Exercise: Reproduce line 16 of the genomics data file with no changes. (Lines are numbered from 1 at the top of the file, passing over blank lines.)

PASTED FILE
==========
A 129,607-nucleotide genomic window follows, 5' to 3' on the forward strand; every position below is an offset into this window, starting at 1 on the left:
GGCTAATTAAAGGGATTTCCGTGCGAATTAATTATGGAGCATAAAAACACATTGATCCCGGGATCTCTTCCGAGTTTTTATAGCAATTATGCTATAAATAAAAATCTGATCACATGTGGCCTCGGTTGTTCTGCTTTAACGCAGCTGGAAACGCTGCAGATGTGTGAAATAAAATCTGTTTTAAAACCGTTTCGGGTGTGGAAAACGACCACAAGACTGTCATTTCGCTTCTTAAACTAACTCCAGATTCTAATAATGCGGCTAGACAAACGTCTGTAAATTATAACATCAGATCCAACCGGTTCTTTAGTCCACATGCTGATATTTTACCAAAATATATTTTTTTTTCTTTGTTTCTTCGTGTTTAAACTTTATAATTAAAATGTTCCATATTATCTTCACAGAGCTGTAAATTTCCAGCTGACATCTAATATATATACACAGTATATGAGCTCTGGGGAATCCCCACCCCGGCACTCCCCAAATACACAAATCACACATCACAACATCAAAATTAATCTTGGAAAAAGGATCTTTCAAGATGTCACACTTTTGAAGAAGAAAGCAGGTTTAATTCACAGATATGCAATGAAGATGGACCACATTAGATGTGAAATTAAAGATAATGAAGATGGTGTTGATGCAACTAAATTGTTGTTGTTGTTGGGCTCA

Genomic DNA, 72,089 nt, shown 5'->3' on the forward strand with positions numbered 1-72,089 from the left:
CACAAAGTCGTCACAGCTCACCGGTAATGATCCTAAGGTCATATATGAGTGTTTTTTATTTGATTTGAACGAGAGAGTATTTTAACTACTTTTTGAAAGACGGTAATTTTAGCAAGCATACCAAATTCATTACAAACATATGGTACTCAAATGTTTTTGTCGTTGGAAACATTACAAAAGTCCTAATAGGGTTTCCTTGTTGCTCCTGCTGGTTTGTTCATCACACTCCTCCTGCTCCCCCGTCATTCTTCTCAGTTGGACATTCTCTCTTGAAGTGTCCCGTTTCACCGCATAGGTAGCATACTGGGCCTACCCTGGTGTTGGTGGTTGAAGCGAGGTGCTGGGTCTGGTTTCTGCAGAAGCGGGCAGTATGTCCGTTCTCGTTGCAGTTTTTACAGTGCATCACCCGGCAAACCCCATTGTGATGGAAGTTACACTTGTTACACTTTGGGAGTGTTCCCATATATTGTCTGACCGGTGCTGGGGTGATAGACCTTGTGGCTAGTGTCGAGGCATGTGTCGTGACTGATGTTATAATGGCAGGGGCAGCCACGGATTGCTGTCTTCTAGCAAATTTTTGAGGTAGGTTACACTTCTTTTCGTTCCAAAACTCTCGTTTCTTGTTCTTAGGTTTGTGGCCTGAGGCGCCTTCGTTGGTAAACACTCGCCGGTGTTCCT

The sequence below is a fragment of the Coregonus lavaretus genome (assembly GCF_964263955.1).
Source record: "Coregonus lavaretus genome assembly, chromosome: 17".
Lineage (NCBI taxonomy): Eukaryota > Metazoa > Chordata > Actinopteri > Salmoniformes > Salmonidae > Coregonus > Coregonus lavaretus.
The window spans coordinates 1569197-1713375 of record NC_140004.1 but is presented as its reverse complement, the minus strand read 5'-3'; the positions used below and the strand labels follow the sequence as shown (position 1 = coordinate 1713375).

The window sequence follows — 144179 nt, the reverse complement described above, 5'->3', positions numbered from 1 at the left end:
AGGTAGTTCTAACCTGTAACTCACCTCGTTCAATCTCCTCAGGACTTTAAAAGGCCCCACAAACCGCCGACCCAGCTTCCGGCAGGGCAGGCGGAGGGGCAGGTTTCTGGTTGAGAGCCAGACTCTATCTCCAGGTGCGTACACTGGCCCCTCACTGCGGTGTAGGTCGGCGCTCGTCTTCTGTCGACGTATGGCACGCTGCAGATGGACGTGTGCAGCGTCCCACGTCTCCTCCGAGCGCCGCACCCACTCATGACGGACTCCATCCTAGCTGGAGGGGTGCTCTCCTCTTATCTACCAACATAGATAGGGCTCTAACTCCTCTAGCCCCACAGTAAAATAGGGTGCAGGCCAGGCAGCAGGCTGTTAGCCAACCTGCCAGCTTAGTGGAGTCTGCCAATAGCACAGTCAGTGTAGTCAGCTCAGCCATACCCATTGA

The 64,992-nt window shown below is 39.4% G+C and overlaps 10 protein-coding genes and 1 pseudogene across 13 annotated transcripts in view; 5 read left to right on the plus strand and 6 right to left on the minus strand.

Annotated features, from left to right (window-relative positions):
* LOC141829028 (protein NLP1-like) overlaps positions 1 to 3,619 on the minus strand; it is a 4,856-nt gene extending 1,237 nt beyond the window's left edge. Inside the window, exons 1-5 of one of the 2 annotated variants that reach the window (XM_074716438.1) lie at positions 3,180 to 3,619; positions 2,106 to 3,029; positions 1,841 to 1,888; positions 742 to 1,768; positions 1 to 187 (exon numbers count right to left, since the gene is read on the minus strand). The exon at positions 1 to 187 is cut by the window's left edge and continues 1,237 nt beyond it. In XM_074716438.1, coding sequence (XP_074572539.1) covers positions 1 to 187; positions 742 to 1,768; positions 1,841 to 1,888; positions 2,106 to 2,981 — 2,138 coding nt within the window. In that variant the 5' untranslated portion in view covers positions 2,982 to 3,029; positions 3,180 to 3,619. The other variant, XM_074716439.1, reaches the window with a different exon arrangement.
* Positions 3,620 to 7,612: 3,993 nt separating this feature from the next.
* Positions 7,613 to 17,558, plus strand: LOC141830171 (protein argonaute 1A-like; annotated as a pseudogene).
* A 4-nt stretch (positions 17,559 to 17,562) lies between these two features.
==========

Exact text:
* A 4-nt stretch (positions 17,559 to 17,562) lies between these two features.